IS GENETICS BEHIND THE CO-OCCURRENCE OF ADHD AND OTHER DISORDERS?

A group of researchers from Spain, The Netherlands, Germany, Estonia, Denmark and USA have joined efforts to gain insight into the genetics of ADHD and its comorbidities. This ambitious objective was addressed by the Work Package 2 of a big project called CoCA: “Comorbid Conditions of Attention deficit/hyperactivity disorder (ADHD)”, funded by the European Union for the period 2016-2021.

In psychiatry, the co-occurrence of different conditions in the same individual (or comorbidity) is the rule rather than the exception. This is particularly true for ADHD, where conditions like major depressive disorder or substance use disorders frequently add to the primary diagnosis and lead to a worse trajectory across the lifespan.

There are different reasons that may explain the advent of the comorbidities: Sometimes the two conditions have independent origins but coincide in a single patient. Comorbidity can also appear as a consequence of a feature of a primary disorder that leads to a secondary disorder. For example, impulsivity, a trait that is common in ADHD, can be an entry point to substance use. Comorbidity can also be the result of shared genetic causes. The latter has been the focus of our investigations and it involves certain risk genes that act on different pathologies, a phenomenon called pleiotropy.

Our project started with an approach based on the exploration of candidate genes, particularly those involved in neurotransmission (i.e. the connectivity between neurons) and also in the regulation of the circadian rhythm. We used genetic data of more than 160,000 patients with any of eight psychiatric disorders, including ADHD, and identified a set of neurotransmission genes that are involved at the same time in ADHD and in autism spectrum disorder [1]. In another study we identified the same gene set as involved in obesity measures [2].

Then we opened our analyses to genome-wide approaches, i.e. to the interrogation of every single gene in the genome. To do that we used different statistical methods, including the estimation of the overall shared genetics between pairs of disorders (genetic correlation, rg), the prediction of a condition based on the genetic risk factors for another condition (polygenic risk score analysis, PRS) and the establishment of the causal relationships between disorders (mendelian randomization). As a result, we encountered genetic connections between ADHD and several psychiatric disorders, like cannabis or cocaine use disorders [3, 4, 5], alcohol or smoking-related phenotypes [6, 7, 8], bipolar disorder [9], depression [6], disruptive behavior disorder [10], but also with personality or cognition traits, like neuroticism, risk taking, emotional lability, aggressive behavior or educational attainment [6 , 11, 12, 13], or with somatic conditions, such as obesity [11, 12].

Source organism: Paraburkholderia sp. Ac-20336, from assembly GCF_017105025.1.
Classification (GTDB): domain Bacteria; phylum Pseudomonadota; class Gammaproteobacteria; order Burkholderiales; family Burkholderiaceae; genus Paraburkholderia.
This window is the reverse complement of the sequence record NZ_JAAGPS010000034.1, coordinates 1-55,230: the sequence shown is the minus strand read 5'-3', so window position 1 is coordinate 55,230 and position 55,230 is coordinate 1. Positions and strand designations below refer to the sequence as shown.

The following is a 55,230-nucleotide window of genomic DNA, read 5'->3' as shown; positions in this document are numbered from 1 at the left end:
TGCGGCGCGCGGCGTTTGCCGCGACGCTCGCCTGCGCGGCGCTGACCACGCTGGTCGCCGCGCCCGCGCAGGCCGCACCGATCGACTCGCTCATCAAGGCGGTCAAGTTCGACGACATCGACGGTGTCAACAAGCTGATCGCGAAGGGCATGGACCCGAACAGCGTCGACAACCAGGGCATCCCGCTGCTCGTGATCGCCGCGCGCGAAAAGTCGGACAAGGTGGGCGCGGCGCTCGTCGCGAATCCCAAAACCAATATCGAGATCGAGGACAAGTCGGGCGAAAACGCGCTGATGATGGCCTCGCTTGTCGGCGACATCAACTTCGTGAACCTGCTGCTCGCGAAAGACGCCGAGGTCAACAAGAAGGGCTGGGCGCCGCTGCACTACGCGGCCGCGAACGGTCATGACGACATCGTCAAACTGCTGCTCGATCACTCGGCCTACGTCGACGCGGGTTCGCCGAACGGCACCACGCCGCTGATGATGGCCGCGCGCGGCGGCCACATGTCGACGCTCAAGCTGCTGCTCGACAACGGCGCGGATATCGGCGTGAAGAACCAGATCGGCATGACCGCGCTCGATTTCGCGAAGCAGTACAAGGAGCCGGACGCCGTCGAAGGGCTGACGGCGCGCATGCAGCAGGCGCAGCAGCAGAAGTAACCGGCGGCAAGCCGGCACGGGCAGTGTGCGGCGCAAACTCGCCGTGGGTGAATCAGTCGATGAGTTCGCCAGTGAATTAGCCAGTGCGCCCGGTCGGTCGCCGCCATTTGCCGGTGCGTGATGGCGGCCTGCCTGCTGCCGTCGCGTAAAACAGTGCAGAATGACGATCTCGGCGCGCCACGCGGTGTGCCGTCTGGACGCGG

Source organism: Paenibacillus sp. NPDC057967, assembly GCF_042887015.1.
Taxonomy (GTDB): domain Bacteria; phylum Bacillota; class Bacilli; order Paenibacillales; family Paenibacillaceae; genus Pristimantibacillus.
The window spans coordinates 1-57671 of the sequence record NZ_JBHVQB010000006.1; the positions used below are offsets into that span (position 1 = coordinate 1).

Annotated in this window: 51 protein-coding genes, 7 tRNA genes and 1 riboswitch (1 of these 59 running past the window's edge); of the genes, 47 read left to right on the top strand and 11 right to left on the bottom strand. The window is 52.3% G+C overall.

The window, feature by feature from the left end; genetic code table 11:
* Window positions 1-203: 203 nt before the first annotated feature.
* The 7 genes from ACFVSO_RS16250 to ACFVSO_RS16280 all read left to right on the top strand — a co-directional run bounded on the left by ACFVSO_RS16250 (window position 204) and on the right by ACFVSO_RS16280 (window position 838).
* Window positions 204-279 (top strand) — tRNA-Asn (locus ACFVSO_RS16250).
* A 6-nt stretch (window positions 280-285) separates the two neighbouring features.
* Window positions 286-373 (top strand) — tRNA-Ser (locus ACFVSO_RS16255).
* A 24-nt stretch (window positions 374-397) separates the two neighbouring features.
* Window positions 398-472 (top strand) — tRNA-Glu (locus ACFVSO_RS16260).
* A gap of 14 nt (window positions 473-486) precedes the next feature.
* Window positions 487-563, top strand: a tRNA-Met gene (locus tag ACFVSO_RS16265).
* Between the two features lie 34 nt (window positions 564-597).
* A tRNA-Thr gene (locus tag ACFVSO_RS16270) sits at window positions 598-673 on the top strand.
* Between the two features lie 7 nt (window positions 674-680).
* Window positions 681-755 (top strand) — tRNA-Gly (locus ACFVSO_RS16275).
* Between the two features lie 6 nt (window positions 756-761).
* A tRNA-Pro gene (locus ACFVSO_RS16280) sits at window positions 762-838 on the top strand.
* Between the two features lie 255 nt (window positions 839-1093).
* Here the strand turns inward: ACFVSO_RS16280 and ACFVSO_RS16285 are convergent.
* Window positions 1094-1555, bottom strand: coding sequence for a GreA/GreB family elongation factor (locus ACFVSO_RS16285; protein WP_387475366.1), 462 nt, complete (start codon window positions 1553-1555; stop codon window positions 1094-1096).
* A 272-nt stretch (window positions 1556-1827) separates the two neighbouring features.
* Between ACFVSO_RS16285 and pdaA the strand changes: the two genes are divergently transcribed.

All these results and others, reported in more than 40 (!) scientific publications, support our initial hypothesis that certain genetic factors cut across psychiatric disorders and explain, at least in part, the comorbidity that we observe between ADHD and many other conditions. This information can be very useful to anticipate possible clinical trajectories in ADHD patients, and hence prevent potential negative outcomes.

Dr. Bru Cormand is full professor of genetics and head of the department of Genetics, Microbiology & Statistics at the University of Barcelona. He leads workpackage 2 of the CoCA project (www.coca-project.eu) on the genetics of ADHD comorbidity.


References

  1. Comprehensive exploration of the genetic contribution of the dopaminergic and serotonergic pathways to psychiatric disorders | medRxiv
  2. Cross-disorder genetic analyses implicate dopaminergic signaling as a biological link between Attention-Deficit/Hyperactivity Disorder and obesity measures – PubMed (nih.gov)
  3. Attention-deficit/hyperactivity disorder and lifetime cannabis use: genetic overlap and causality – PubMed (nih.gov)
  4. Genome-wide association study implicates CHRNA2 in cannabis use disorder – PubMed (nih.gov)
  5. Genome-wide association meta-analysis of cocaine dependence: Shared genetics with comorbid conditions – PubMed (nih.gov)
  6. Association of Polygenic Risk for Attention-Deficit/Hyperactivity Disorder With Co-occurring Traits and Disorders – PubMed (nih.gov)
  7. Investigating causality between liability to ADHD and substance use, and liability to substance use and ADHD risk, using Mendelian randomization – PubMed (nih.gov)
  8. Genetic liability to ADHD and substance use disorders in individuals with ADHD – PubMed (nih.gov)
  9. Genetic Overlap Between Attention-Deficit/Hyperactivity Disorder and Bipolar Disorder: Evidence From Genome-wide Association Study Meta-analysis – PubMed (nih.gov)
  10. Risk variants and polygenic architecture of disruptive behavior disorders in the context of attention-deficit/hyperactivity disorder – PubMed (nih.gov)
  11. Discovery of the first genome-wide significant risk loci for attention deficit/hyperactivity disorder – PubMed (nih.gov)
  12. Shared genetic background between children and adults with attention deficit/hyperactivity disorder – PubMed (nih.gov)
  13. RBFOX1, encoding a splicing regulator, is a candidate gene for aggressive behavior – PubMed (nih.gov)

Leave a Reply

Fill in your details below or click an icon to log in:

WordPress.com Logo

You are commenting using your WordPress.com account. Log Out /  Change )

Google photo

You are commenting using your Google account. Log Out /  Change )

Twitter picture

You are commenting using your Twitter account. Log Out /  Change )

Facebook photo

You are commenting using your Facebook account. Log Out /  Change )

Connecting to %s